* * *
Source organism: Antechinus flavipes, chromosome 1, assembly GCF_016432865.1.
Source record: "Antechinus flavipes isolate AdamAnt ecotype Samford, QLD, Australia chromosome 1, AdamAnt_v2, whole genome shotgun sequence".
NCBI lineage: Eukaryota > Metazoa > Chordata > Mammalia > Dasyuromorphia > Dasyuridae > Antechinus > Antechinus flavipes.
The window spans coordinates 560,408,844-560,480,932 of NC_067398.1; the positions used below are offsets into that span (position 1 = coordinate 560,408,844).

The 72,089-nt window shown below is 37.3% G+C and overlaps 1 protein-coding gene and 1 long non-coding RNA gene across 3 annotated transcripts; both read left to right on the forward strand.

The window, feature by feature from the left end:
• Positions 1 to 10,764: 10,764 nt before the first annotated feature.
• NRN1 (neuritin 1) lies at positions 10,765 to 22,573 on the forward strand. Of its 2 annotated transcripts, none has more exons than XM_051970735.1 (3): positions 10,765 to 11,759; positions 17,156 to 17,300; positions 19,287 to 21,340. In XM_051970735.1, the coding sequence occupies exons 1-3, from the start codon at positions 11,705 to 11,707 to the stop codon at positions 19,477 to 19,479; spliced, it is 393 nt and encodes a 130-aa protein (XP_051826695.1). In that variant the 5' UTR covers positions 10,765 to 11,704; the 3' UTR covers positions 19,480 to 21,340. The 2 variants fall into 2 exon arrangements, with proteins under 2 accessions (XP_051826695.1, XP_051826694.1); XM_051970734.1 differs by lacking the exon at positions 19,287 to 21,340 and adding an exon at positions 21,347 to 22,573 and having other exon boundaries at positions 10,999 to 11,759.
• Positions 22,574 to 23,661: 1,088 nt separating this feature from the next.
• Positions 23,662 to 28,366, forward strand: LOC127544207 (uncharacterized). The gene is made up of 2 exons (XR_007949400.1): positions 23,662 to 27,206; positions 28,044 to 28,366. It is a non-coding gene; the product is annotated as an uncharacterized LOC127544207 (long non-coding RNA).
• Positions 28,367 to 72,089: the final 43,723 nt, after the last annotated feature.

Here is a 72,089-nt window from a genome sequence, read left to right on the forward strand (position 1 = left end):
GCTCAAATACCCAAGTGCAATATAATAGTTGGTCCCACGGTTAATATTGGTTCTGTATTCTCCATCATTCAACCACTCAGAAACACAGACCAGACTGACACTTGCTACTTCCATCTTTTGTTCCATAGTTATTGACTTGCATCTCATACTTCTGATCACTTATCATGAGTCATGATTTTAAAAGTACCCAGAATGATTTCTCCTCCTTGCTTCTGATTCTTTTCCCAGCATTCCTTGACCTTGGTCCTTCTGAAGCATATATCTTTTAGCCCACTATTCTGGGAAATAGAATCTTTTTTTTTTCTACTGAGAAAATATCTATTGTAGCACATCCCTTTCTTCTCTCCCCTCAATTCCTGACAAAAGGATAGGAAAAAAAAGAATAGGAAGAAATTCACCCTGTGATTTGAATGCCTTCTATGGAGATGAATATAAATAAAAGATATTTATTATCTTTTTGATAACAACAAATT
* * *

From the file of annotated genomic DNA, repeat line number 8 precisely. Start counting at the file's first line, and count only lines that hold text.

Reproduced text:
• NRN1 (neuritin 1) lies at positions 10,765 to 22,573 on the forward strand. Of its 2 annotated transcripts, none has more exons than XM_051970735.1 (3): positions 10,765 to 11,759; positions 17,156 to 17,300; positions 19,287 to 21,340. In XM_051970735.1, the coding sequence occupies exons 1-3, from the start codon at positions 11,705 to 11,707 to the stop codon at positions 19,477 to 19,479; spliced, it is 393 nt and encodes a 130-aa protein (XP_051826695.1). In that variant the 5' UTR covers positions 10,765 to 11,704; the 3' UTR covers positions 19,480 to 21,340. The 2 variants fall into 2 exon arrangements, with proteins under 2 accessions (XP_051826695.1, XP_051826694.1); XM_051970734.1 differs by lacking the exon at positions 19,287 to 21,340 and adding an exon at positions 21,347 to 22,573 and having other exon boundaries at positions 10,999 to 11,759.